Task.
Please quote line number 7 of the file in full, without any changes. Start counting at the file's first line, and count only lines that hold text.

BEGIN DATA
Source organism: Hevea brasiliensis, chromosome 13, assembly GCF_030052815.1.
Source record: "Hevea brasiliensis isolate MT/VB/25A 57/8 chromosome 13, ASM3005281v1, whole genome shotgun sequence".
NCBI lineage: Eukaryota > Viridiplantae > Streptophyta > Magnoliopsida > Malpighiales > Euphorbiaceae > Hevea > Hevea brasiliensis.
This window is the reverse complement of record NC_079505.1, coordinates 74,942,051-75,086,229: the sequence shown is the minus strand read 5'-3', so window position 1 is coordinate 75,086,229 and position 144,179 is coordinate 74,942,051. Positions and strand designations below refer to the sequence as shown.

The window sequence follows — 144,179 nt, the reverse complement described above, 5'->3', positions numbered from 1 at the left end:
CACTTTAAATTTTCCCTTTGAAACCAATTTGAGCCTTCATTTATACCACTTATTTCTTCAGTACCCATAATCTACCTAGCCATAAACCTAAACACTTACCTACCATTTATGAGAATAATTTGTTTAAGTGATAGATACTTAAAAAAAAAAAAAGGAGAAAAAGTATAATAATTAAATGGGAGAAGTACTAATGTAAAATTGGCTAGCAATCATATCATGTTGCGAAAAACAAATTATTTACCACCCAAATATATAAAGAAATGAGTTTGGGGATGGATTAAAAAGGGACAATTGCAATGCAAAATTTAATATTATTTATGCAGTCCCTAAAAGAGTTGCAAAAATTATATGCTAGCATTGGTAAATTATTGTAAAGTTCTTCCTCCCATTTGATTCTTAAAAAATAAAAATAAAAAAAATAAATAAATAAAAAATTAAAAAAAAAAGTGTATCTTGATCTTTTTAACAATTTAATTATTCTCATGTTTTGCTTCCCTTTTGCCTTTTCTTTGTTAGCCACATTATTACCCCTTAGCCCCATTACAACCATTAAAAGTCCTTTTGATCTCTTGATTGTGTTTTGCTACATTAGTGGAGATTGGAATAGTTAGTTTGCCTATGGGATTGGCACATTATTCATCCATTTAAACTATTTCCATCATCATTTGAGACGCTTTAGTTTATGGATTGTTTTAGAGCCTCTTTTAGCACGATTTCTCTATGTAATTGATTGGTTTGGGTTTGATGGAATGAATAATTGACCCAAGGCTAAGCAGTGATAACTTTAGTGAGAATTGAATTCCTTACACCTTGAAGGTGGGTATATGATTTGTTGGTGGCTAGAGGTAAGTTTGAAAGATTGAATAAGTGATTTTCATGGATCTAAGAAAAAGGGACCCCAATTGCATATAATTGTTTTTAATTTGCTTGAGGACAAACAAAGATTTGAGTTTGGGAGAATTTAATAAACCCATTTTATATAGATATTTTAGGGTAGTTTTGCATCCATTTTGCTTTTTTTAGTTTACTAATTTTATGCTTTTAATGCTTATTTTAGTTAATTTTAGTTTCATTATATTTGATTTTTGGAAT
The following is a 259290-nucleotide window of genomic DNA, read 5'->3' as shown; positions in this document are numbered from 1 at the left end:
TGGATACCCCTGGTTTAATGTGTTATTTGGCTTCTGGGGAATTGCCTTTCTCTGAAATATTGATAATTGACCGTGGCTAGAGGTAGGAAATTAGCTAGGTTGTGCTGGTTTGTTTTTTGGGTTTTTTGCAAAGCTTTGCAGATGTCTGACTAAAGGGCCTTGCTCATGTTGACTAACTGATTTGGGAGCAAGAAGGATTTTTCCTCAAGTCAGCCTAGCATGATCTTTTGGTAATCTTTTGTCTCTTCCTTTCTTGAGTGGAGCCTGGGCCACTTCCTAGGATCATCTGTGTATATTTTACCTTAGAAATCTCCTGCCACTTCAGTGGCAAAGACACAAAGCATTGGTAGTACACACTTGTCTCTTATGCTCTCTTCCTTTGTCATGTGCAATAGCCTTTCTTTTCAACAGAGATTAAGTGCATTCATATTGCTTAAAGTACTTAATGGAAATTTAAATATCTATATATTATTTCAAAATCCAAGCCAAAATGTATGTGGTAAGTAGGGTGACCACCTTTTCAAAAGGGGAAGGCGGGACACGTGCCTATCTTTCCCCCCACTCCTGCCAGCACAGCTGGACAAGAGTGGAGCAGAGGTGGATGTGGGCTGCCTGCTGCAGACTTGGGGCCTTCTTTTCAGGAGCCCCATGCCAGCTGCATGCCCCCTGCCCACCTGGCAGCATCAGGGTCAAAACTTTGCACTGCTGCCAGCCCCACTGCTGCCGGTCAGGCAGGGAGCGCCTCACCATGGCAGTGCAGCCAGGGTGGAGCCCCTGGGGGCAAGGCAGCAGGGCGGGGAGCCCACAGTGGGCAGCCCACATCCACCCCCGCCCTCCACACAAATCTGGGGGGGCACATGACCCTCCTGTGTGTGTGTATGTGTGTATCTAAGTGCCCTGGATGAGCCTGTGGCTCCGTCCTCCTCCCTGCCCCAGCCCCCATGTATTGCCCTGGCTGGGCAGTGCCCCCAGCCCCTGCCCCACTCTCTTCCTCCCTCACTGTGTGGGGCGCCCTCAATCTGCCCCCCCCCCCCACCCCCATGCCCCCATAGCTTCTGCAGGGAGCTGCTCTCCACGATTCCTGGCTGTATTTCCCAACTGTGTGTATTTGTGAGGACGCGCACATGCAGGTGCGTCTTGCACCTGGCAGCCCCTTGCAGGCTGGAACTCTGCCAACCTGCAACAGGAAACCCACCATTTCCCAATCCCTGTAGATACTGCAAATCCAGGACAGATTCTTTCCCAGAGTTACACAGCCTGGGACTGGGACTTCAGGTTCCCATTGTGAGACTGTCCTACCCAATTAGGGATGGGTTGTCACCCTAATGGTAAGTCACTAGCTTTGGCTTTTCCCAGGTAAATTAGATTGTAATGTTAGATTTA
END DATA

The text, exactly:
The following is a 259290-nucleotide window of genomic DNA, read 5'->3' as shown; positions in this document are numbered from 1 at the left end: